It’s like blowing E-Cigarette Vapor in a microwave and claiming nano-particles of nicotine are carcinogenic. As Glandinitis has.
Answer by Michael J. McFadden:
In terms of “how harmful” it is, you will find people out there who will tell you that *any* exposure is *very* harmful — but they will have a very hard time supporting that statement if you ask them for studies and figures. The main basis justifying smoking bans in the U.S. (which is one of the places where the ban movement most strongly started) was the EPA Report of 1992 that claimed a 19% increase in lung cancer among workers “exposed to smoke.”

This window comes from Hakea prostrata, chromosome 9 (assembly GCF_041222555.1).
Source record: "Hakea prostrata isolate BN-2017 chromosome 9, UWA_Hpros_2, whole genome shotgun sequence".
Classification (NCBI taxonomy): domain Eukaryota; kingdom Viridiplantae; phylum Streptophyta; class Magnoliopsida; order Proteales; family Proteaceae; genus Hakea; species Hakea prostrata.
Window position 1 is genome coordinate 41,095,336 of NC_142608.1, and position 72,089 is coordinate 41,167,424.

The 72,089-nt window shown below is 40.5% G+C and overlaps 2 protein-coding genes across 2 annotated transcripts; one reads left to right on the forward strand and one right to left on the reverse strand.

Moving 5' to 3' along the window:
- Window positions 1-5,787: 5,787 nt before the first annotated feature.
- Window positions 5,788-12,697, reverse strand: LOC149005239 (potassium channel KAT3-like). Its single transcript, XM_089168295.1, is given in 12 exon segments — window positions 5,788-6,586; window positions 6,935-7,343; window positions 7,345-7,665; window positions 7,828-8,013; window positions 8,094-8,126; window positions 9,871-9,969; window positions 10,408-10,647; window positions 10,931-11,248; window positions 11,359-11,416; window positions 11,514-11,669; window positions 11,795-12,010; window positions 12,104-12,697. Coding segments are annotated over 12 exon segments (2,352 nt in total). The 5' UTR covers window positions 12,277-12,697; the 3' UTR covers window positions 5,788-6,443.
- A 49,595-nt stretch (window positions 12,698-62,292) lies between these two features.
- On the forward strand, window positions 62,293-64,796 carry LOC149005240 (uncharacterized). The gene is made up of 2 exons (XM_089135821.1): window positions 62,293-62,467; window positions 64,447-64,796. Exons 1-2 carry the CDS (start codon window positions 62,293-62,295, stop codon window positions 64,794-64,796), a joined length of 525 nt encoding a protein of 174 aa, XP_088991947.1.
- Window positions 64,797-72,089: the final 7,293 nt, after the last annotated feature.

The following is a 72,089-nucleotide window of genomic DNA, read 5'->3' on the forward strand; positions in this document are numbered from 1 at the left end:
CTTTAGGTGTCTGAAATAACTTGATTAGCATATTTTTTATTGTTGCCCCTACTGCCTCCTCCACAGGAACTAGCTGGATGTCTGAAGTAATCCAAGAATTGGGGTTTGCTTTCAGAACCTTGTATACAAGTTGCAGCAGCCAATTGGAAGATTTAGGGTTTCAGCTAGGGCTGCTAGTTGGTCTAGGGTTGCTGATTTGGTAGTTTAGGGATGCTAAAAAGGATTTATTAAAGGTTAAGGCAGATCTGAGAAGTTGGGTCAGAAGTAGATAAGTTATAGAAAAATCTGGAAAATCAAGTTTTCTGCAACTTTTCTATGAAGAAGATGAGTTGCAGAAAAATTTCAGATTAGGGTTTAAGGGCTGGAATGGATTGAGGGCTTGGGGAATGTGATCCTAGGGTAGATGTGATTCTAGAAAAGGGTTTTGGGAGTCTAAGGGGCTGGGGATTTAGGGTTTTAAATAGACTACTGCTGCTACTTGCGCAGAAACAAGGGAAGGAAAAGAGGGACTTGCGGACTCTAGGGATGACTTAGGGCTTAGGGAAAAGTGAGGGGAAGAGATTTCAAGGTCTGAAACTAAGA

That sounds pretty serious, right?
BUT… when you look at the number more closely (which most people never do of course, since it’s not part of the glitzy news story or antismoking literature they’re seeing) things begin to look different. Lung cancer in nonsmokers is a pretty rare disease: only about 0.4% of non-exposed nonsmokers will ever get it: about one…
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